The nonprofit sector grows by leaps and bounds every year. In 2019, there were over 100,000 501c3 applications and the overwhelming majority of them sailed through. The paperwork may be a pain, but let’s just say that the U.S. government is not terribly selective on which they approve.
But does it always make sense to organize as a 501c3? What is the difference between movements like Occupy Wall Street, Black Lives Matter, or Women’s March – and a formal organization? What are the limitations and benefits of forming an organization? What questions should you ask yourself when deciding whether you need a c3, c4 or even a for-profit LLC?
My guest today is Rinku Sen, a writer and social justice strategist. Her books Stir it Up and The Accidental American theorize a model of community organizing that integrates a political analysis of race, gender, class, poverty, sexuality, and other systems.
Rinku joins us today to talk through these questions. We explore how to determine whether your current organizational model is working or constraining you, what other models exist, how they work, and dissect the pros and cons of building institutions. Our discussion was fascinating. Hope you enjoy it.
Rinku is a writer and social justice strategist. She is formerly the Executive Director of Race Forward and was Publisher of their award-winning news site Colorlines. Under Sen’s leadership, Race Forward generated some of the most impactful racial justice successes of recent years, including Drop the I-Word, a campaign for media outlets to stop referring to immigrants as “illegal,” resulting in the Associated Press, USA Today, LA Times, and many more outlets changing their practice. She was also the architect of the Shattered Families report, which identified the number of kids in foster care whose parents had been deported.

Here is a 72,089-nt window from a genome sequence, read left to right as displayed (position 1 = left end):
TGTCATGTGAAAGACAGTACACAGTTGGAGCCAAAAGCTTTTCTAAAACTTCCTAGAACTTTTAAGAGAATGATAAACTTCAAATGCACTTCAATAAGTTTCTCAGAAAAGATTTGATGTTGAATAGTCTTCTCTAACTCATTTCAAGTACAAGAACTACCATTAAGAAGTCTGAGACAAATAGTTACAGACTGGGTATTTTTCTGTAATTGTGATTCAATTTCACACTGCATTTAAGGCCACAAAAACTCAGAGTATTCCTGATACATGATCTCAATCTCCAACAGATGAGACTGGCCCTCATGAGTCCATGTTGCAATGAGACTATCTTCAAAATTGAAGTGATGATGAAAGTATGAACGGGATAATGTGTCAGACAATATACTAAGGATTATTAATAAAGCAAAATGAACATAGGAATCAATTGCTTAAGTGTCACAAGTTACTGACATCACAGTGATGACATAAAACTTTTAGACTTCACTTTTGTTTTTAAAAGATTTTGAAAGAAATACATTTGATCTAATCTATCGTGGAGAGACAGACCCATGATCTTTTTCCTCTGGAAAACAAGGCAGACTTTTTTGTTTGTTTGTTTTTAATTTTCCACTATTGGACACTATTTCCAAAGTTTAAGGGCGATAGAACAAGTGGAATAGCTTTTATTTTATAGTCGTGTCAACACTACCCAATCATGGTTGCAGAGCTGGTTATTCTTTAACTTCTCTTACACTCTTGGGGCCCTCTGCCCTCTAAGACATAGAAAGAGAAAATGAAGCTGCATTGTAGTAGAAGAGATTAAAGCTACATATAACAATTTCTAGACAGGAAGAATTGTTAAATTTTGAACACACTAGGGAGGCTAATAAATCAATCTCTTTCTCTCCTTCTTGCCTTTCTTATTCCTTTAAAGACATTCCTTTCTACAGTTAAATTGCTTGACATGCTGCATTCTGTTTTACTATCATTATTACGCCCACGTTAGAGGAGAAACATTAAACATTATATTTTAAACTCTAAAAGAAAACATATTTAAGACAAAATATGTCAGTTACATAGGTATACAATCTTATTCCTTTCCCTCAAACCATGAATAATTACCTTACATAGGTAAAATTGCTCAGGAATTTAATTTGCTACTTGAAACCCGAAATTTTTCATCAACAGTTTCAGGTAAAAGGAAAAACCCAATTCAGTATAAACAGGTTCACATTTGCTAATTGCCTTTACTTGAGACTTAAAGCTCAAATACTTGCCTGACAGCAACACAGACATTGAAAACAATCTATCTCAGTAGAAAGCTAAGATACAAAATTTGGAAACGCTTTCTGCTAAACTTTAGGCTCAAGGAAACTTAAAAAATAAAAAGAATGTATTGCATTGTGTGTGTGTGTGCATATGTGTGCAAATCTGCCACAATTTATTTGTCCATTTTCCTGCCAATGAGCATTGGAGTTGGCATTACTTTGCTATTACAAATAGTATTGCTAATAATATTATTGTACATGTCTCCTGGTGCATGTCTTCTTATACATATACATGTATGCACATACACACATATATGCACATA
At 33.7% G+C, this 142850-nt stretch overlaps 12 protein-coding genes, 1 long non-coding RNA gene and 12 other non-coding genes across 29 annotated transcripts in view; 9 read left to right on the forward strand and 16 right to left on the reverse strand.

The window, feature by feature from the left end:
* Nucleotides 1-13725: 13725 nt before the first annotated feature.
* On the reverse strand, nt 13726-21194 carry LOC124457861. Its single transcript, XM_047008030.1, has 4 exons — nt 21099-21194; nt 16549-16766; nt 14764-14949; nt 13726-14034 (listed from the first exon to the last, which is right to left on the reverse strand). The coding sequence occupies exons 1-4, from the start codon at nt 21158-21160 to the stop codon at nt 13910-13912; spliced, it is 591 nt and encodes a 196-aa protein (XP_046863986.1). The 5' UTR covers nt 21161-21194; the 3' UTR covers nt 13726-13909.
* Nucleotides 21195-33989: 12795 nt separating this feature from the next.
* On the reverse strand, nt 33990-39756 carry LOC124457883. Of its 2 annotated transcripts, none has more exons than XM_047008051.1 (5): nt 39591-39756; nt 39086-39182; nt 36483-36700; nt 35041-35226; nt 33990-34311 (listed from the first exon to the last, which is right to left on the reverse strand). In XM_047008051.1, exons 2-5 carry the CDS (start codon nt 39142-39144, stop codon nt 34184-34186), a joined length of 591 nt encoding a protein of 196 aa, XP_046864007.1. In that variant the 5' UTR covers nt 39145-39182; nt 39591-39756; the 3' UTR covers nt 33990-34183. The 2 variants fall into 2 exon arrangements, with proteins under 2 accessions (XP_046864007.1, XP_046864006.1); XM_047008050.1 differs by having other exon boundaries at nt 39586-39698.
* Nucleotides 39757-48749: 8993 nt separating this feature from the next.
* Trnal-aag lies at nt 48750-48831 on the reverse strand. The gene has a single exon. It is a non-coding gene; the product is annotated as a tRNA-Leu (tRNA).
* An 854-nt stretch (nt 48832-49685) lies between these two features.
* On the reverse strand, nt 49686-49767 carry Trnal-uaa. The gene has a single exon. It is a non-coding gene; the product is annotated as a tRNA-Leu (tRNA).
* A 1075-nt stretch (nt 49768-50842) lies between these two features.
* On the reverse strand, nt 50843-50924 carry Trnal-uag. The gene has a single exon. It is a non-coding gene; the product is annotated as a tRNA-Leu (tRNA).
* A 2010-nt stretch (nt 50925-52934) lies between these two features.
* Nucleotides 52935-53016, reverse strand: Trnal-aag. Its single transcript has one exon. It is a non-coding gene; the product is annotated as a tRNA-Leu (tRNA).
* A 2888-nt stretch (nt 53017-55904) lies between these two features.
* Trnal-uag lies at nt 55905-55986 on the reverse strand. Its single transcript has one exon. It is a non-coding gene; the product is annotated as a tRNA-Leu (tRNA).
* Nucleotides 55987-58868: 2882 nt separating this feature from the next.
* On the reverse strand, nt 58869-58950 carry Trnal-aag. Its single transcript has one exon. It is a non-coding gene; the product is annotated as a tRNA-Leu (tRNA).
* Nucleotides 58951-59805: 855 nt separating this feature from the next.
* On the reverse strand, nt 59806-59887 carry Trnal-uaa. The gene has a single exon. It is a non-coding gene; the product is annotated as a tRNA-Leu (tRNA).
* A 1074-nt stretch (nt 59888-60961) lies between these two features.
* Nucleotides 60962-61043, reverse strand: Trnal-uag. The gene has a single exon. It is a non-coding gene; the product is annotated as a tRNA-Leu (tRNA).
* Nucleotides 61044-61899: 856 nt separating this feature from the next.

Her books Stir it Up and The Accidental American theorize a model of community organizing that integrates a political analysis of race, gender, class, poverty, sexuality, and other systems. As a consultant, Rinku has worked on narrative and political strategy with numerous organizations and foundations, including PolicyLink, the ACLU and the Nathan Cummings Foundation. She serves on numerous boards, including the Women’s March, where she is Co-President and the Foundation for National Progress, publisher of Mother Jones magazine.
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